Extreme mobility of the world’s largest flying mammals creates key challenges for management and conservation
Cite this dataset
Welbergen, Justin et al. (2020). Extreme mobility of the world’s largest flying mammals creates key challenges for management and conservation [Dataset]. Dryad. https://doi.org/10.5061/dryad.mcvdncjz2
Background: Effective conservation management of highly mobile species depends upon detailed knowledge of movements of individuals across their range; yet, data are rarely available at appropriate spatiotemporal scales. Flying-foxes (Pteropus spp.), are large bats that forage by night on floral resources and rest by day in arboreal roosts that may contain colonies of many thousands of individuals. They are the largest mammals capable of powered flight, and they are highly mobile, which makes them key seed and pollen dispersers in forest ecosystems. However, their mobility also facilitates transmission of zoonotic diseases and brings them in conflict with humans, and so require a precarious balancing of conservation and management concerns throughout their Old World range. Here we analyse the Australia-wide movements of 201 satellite-tracked individuals, providing unprecedented detail on the inter-roost movements of three flying-fox species: Pteropus alecto, P. poliocephalus, and P. scapulatus across jurisdictions over up to five years.
Results: Individuals were estimated to travel long distances among a network of 755 roosts, with P. alecto reaching more than 1,800 kilometers a year, P. poliocephalus up to 2,500 kilometers a year and P. scapulatus up to 6,000 kilometers a year, but with little uniformity among their directions of travel. This indicates that flying-fox populations are composed of extremely mobile individuals that move nomadically and at species-specific rates. Individuals of all three species exhibited very low fidelity to roosts, resulting in very high estimated colony turnover rates. This indicates that flying-fox roosts form nodes in a vast continental network of ‘staging posts’ through which highly mobile individuals travel far and wide across their species range.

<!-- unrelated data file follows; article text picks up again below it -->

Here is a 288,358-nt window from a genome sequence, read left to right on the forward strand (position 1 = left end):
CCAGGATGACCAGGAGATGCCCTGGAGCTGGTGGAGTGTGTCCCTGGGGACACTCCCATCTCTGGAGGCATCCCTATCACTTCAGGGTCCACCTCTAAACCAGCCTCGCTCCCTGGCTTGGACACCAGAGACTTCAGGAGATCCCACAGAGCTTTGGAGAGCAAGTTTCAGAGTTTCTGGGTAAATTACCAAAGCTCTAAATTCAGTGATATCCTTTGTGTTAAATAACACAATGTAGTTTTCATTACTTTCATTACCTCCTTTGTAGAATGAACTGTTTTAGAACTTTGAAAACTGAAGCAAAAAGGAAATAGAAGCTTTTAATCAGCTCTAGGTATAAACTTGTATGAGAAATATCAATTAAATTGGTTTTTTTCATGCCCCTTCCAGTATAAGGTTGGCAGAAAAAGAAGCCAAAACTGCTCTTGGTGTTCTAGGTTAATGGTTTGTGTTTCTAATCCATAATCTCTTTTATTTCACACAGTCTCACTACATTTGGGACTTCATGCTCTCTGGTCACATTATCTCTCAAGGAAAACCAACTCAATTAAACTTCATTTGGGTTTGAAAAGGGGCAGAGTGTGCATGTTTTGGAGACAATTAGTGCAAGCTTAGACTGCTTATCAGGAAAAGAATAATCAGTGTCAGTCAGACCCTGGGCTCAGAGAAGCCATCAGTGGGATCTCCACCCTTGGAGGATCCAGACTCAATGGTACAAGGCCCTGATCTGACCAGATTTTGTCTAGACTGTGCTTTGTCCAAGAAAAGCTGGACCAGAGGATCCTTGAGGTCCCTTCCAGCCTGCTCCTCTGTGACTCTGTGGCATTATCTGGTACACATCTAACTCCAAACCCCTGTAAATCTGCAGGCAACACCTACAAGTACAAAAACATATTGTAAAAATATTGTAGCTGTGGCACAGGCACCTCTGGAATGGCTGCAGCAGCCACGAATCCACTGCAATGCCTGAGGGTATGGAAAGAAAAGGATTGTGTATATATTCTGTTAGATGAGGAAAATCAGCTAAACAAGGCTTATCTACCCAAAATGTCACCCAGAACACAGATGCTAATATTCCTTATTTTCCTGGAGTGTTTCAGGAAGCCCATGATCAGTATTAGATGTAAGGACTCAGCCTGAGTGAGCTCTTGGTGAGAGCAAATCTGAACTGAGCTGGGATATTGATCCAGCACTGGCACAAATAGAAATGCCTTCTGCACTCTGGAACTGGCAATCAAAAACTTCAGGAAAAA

Conclusions: The extreme inter-roost mobility reported here demonstrates the extent of the ecological linkages that nomadic flying-foxes provide across Australia’s contemporary fragmented landscape, with profound implications for the ecosystem services and zoonotic dynamics of flying-fox populations. In addition, the extreme mobility of the species means that impacts from local management actions can readily reverberate across jurisdictions throughout the species ranges; therefore, local management actions need to be assessed with reference to actions elsewhere and hence require national coordination. These findings underscore the need for sound understanding of animal movement dynamics to support evidence-based, transboundary conservation and management policy, tailored to the unique movement ecologies of species.
ARGOS PTTs were fitted to 99 flying-foxes, n=49 males, 50 females.We managed data from deployed PTTs in a standardized format in Movebank (http://www.movebank.org/node/2). Prior to analysis, we examined the datasets for inconsistencies, and fixes with ARGOS code Z, along with fixes with longitudes >140 or latitudes <0, were removed. We used daytime fixes (between 10 am and 4 pm) to assign animals to a “roost site” (as mainland Australian flying-foxes do not forage during the day). If high resolution (ARGOS location code 3) daytime fixes occurred within 3.5 km of a “known colony”, we assumed animals were roosting at that site. Where accurate daytime fixes were more than 3.5 km from a known roost location, we manually assigned animals to a new “roost site” located at the center of the cluster of fixes. If multiple tracked individuals roosted at the same location, this new roost site was confidently considered to be a previously unidentified ‘colony’ of flying-foxes.
Data consists of 3 csv files of monthly directional movements, movements and distance between roost sites and seasonal directed movement.
Australian Research Council, Award: DP170104272
Australian Research Council, Award: DP110104186
National Institute of Allergy and Infectious Diseases of the National Institutes of Health, Award: R01AI110964
United States Agency for International Development, Award: AID-OAA-A-14-00102